Who would have thought that Rowdy Yates would, at seventy-five years of age, have nearly fifty starring roles under his belt, along with twenty-five directorial efforts, several of which have received Oscar recognition. Clint Eastwood is a legend. From The Man Who No Name to Dirty Harry, Unforgiven to Mystic River, he has made his mark both in front of and behind the camera. He's done westerns, he's done cop movies, murder mysteries and thrillers, biopics and even comedies but he's never done a boxing movie, let alone a female boxing movie. That is, until now.
“If there's magic in boxing, it's the magic of risking everything for a dream that nobody sees but you.”
Frankie Dunn is a veteran trainer who runs his own gym. When a prize-fighter drops Dunn to let another manager take him to the Championship Title, he decides that maybe he's too old to train anymore and contents himself with just running the gym but a spirited young woman turns up at his doorstep desperately wanting to be trained. Now Frankie is old school - he doesn't train women - but after several weeks of coming back daily to practice, this new fighter finally starts to get his attention. He sceptically decides to take her on for a probationary period but despite all of his cynicism about her staying with him, once she becomes successful, she keeps coming back to him and remains loyal. Pretty soon they both find themselves facing big decisions and big fights, big victories and big tragedies and throughout it all they may not have nobody else to rely on but they have one another.
Clint Eastwood has done it again with this fantastic, heart-warming and heart-breaking drama. Originally only supposed to be acting in it, he ending up directing, producing and scoring it as well, fashioning a masterwork of blood, sweat, love and tears. I don't know how he manages to take a genre that you think has been done to death - Westerns, Murder Mysteries, even Boxing dramas are all the rage now - and still make a film that stands apart from the rest. Where someone like Spielberg will generally forge the benchmark for most genres he dips into, Eastwood tends to make movies that play against type and are unique for it. Beyond that, another trend has emerged from his directorial efforts: his abhorrence of violence - A Perfect World, Mystic River, Unforgiven and now Million Dollar Baby all showcase the horrors of violence, almost the complete antithesis of the tough guy shoot-first-ask-questions-later persona people expected from him during his earlier acting years. It makes every new film from him unique and enthralling, thoughtful and touching. Their very nature of anti-violence makes them atypical in each particular genre and almost every recent production I have seen from him has left me a great deal to think about when the credits run. This was no exception.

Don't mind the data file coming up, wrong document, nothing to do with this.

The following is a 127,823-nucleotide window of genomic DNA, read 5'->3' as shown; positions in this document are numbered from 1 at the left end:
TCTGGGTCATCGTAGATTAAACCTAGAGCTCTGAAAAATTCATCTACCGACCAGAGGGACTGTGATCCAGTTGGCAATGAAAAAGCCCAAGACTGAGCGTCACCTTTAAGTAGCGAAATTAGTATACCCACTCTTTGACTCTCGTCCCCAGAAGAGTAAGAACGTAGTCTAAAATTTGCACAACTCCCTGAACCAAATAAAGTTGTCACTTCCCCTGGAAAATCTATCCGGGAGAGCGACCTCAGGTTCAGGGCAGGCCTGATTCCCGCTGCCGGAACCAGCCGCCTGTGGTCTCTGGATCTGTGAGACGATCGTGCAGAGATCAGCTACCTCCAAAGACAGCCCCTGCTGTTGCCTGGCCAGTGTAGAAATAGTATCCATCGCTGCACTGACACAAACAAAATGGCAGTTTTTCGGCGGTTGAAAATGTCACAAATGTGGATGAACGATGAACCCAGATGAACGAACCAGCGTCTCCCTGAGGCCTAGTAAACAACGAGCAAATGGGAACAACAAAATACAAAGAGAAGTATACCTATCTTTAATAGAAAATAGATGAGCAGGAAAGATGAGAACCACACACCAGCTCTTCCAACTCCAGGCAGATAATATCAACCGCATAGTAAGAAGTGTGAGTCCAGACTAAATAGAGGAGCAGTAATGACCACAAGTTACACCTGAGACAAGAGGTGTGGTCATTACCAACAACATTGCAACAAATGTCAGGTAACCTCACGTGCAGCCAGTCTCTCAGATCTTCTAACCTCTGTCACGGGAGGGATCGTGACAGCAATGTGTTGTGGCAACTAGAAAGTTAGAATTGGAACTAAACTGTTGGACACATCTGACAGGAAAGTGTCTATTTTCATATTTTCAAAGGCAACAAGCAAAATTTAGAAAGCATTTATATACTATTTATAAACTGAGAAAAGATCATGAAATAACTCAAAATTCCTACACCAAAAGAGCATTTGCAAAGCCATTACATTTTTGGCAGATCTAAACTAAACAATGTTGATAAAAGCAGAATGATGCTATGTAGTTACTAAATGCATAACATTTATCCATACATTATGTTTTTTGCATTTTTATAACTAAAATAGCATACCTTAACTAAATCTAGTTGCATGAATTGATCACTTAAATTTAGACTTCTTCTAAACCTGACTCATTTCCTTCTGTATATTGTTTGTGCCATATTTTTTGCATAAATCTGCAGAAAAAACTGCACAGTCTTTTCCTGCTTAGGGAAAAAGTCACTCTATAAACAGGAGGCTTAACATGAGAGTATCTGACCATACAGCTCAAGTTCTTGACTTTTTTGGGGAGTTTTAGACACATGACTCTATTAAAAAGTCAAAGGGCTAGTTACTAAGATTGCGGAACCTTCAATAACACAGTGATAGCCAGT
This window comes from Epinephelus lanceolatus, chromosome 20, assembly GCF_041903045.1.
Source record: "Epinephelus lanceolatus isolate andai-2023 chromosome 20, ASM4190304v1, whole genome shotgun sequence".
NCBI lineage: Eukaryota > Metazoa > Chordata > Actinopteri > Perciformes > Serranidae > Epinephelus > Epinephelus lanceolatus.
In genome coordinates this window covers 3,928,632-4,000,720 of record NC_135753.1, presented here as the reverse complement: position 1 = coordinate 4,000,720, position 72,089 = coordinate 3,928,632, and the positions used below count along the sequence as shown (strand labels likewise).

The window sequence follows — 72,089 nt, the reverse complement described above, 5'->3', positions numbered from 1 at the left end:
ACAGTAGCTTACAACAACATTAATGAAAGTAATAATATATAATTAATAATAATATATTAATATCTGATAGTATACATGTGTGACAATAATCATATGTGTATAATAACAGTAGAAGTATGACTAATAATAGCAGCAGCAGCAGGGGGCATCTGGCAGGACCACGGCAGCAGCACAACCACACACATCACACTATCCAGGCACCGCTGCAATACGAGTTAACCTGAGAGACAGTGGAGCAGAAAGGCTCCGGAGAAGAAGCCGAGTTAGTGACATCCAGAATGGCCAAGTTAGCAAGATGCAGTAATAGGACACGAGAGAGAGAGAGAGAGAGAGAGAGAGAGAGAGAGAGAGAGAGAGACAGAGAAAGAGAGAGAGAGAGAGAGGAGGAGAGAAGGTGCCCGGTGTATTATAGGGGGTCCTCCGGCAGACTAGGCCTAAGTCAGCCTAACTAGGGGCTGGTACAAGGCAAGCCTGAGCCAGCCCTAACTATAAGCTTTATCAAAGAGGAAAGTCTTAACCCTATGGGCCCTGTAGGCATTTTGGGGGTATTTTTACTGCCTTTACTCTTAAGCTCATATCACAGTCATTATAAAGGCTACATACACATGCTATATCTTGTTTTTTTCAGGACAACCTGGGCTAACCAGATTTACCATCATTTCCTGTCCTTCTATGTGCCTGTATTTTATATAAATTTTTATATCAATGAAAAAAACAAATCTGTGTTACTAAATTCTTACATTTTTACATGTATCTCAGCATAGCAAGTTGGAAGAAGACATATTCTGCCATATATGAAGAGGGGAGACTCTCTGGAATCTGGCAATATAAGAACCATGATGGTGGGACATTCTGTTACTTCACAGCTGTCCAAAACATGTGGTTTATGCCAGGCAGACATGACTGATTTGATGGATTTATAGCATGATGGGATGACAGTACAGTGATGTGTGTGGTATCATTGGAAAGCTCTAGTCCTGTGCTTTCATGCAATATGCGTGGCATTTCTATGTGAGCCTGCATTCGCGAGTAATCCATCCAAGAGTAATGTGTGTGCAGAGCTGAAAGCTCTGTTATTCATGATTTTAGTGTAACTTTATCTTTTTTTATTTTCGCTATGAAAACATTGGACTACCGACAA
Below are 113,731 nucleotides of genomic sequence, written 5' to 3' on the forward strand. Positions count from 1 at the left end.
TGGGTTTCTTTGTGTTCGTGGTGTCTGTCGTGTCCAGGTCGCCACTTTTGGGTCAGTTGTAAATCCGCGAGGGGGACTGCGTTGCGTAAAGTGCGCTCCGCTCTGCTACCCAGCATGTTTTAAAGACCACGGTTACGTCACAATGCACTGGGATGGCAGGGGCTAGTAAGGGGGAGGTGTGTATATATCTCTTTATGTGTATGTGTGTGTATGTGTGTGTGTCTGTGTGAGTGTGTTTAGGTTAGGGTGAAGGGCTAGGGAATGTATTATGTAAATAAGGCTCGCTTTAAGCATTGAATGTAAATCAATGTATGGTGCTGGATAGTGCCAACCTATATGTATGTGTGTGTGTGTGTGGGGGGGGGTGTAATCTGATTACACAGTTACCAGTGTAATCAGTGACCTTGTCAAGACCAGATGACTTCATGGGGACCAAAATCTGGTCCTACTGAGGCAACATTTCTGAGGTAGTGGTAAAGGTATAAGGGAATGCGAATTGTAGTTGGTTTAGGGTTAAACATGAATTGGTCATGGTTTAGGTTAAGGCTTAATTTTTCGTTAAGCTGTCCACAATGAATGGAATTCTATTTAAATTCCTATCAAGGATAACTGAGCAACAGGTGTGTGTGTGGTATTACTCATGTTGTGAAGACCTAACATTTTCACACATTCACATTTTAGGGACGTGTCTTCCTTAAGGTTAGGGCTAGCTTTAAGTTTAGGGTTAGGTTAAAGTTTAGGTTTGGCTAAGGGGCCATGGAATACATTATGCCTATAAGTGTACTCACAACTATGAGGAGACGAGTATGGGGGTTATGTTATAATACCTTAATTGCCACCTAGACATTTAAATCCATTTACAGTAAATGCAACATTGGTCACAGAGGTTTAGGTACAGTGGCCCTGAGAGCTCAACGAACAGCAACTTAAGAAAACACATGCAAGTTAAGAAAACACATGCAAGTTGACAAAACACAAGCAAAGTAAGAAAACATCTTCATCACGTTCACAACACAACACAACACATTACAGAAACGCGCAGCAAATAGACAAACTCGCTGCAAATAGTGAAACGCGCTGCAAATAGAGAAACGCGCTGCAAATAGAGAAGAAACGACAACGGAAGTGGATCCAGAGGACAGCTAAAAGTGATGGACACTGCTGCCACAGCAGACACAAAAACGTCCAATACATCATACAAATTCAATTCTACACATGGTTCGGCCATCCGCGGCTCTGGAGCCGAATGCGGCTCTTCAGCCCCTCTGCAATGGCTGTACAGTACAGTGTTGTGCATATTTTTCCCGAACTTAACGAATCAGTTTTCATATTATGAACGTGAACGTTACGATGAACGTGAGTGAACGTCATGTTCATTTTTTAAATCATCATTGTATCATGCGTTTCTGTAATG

“Boxing is an unnatural act. Everything in boxing is backwards.”
At the centre of it all, of course, is the man himself. Despite casting the formidable Hilary Swank in the lead role or the great Morgan Freeman in a part which was designed to occasionally overshadow his own, Clint still remains the star. This was his movie, his journey for redemption, his tale of just one more fight and one more fighter. The fact is he was so in control of this movie that he was content to sit back and let the other actors shine - so much so that I can see why they won the awards where he was only nominated, even if I still thought he was superb. Then we've got Hilary Swank, who sure knows how to pick tough stories. From the harrowing Boys Don't Cry to the excellent but murky thriller Insomnia, she has taken on some demanding roles and can clearly hold her own against the big boys. Here her feisty, passionate female boxer, Maggie, is remarkably challenging and she pulls it off with aplomb. Even more striking than her or Eastwood's performances is that of Morgan Freeman, who previously collaborated with him on the excellent Unforgiven. Playing an ex-fighter who was left so messed up that now he sweeps Dunn's gym, he also narrates the entire story, offering a subtle counterpoint to Dunn's gruff mentor. Freeman is on top form and well deserving of his Oscar.
So once again Clint Eastwood has created a memorable meaningful movie, with a central trio of fantastic performances, a sharp script, surprisingly original story and a superb score. It may have been a difficult call to choose this over The Aviator for so many Academy Awards but that only goes to show how amazing both movies were. If I had to pick the three best films of 2004, this would be one of them. It is well worth your time.
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